E.M.: That was for the Bureau of Indian Affairs, on the radio. That was for child abuse, neglect, and fetal alcohol syndrome. A lot of these kids, their mothers are just kids, too, and they're growing up together. What I want is to help kids see that there is a better tomorrow.

C.T.: And there's an entirely different thing you're getting involved with, the more commercial appearances with Macy's.

E.M.: Macy's is opening up a "Northern Exposure" line of clothing. The employees took a vote, and they want Marilyn to open it, in New York.

C.T.: Are you looking forward to that?

E.M.: Oh, yeah. Because I've never been to New York. So I'm excited.

C.T.: So you do like an adventure?

E.M.: I do. I WANT an adventure. When I was doing that Seattle vacation episode, I was always saying, "I WANT an adventure."

C.T.: I wonder if you have favorite "Northern Exposure" shows, where parts of Marilyn come out that you really like. For example, in the show with the family totem pole being carved, when it turns into a family argument -

E.M.: That was the first time I ever got to play mad.

C.T.: Did it feel good to play mad?

E.M.: It seemed funny to be mad. Like the time Dave the cook [played by William J. White] won't serve me and I jump off my stool and walk off - when I walked off camera, I started giggling.

C.T.: So, that really felt like acting?

E.M.: Yeah, it did. Because we weren't doing the scene right, and the director got us together and told us, "You guys are really supposed to be mad at each other."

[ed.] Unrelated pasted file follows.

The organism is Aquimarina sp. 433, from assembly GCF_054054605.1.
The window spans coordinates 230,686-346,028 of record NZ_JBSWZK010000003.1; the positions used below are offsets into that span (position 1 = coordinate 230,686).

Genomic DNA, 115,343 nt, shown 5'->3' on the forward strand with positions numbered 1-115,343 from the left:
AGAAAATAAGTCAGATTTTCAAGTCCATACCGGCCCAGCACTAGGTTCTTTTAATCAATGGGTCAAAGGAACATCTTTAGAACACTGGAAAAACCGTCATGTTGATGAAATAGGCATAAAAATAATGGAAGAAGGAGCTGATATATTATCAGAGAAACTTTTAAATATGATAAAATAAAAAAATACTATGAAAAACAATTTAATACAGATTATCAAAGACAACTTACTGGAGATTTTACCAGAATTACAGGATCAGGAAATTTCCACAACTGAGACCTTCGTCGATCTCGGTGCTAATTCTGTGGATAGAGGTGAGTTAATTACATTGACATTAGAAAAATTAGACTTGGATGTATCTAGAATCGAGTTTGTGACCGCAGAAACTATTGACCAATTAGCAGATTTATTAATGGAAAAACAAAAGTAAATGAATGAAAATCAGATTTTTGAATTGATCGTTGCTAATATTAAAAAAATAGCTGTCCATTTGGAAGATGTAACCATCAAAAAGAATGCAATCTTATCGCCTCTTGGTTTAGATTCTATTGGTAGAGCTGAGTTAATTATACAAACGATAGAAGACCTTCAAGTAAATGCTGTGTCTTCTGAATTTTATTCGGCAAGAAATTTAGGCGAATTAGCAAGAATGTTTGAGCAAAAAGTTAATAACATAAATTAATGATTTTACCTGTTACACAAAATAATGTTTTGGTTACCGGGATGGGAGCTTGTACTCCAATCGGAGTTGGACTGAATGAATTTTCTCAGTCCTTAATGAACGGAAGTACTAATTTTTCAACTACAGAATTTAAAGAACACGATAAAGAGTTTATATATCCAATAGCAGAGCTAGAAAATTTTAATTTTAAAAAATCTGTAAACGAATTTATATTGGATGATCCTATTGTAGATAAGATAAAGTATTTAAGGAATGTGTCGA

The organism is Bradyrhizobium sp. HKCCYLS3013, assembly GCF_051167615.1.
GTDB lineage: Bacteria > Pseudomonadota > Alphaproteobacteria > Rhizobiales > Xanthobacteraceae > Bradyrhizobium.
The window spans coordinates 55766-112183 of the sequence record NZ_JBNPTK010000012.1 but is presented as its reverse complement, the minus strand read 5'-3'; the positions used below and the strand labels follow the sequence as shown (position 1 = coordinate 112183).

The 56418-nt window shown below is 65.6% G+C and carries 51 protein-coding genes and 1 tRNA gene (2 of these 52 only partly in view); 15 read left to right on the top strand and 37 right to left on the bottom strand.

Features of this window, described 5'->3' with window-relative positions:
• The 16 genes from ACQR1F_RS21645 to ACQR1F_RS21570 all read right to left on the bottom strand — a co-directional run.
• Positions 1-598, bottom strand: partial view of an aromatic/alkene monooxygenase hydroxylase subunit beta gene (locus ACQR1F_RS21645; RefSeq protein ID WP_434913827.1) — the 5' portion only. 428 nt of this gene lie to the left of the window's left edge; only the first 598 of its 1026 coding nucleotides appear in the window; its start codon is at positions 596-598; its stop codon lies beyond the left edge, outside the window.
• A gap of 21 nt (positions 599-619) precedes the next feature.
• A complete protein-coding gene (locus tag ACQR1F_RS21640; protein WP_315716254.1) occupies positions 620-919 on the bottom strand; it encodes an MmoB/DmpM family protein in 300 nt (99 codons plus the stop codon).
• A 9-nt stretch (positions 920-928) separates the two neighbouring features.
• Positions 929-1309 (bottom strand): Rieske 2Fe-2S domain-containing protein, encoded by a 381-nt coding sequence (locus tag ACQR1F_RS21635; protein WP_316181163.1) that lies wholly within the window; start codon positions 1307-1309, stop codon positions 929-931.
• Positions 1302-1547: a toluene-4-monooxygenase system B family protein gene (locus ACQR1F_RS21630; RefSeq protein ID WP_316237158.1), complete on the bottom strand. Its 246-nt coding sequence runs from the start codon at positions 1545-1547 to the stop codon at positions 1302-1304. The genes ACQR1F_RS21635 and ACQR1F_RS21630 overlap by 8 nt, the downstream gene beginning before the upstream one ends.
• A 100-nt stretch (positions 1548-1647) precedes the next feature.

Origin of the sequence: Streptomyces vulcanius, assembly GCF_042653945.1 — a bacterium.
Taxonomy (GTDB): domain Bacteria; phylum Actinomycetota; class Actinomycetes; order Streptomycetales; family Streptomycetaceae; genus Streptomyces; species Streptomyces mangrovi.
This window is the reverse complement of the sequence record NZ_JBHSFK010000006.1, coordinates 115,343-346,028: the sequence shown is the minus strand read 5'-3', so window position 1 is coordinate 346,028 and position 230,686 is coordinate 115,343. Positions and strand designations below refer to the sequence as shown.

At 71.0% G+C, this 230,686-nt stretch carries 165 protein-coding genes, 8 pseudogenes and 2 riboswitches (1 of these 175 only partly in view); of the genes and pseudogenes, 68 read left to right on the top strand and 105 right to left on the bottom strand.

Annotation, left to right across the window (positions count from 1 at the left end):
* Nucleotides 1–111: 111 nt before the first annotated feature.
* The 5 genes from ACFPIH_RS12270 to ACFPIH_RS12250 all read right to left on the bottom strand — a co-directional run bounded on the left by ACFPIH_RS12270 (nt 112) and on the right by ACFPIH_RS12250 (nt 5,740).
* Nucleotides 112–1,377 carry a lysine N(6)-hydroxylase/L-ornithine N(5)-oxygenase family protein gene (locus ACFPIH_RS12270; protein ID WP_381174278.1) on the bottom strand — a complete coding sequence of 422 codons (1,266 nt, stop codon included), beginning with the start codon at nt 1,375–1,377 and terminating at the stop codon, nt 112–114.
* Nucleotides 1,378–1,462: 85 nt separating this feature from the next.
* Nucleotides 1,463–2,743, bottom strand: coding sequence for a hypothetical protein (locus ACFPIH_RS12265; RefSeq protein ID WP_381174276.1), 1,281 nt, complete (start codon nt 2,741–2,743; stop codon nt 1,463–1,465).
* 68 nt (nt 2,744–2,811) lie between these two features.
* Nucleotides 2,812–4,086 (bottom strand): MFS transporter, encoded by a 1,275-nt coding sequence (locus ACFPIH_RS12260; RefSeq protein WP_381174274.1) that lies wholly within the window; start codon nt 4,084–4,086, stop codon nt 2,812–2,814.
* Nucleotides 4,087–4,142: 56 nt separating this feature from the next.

C.T.: So you really had to get up for doing it?

E.M.: Yeah, yeah. The other show I liked best was the second time Enrico Bellati [the mime from a traveling carnival played by Bill Irwin with whom Marilyn has a romance] came to town. I had to turn him down, and I had to be touching. I was never like that on the show before, and I had to psych myself up for that.

C.T.: Someone in an article I read called "Northern Exposure" "a benign world in a nonjudgmental universe." That made me think of a place with nice people where people could discover themselves. I wonder what you think the show says?

E.M.: Right now I like it because it focuses on everybody, on all cultures. Joel is Jewish, Ed and Marilyn and Dave are Native Americans. They have the gay guys who own the bed and breakfast. And then Maurice is like this redneck. There's comedy, like when the guys ran naked through the street [as part of Cicely's celebration of spring] And then they have special moments like when Ed [Darren] was looking for his father and he actually found him. I cried when Ed told him, "I'm your son." When I came to work the next day, I told Darren, "You made me cry." That was a touching moment, and that was the first time the show ever did that to me. So the show kind of deals with everything. I like it the way it is.

C.T.: You weren't an actress, weren't expecting to be an actress -

E.M.: I never in my whole life dreamt I would be doing this.

C.T.: So, do you feel like an actress now?

E.M.: No. I feel just like me, like I said before, me with a checking account and a truck.

C.T.: Are you thinking of other acting possibilities?

E.M.: I'd love to, now that I have the taste of it, and after doing the Bellati show, where I had to be serious, and the totem one, where I had to be angry. Now that they're letting me deal with more emotions - I feel like I could do anything.

CATHERINE TAYLOR is the senior editor of Radiance and a freelance writer and editor living in Berkeley, California.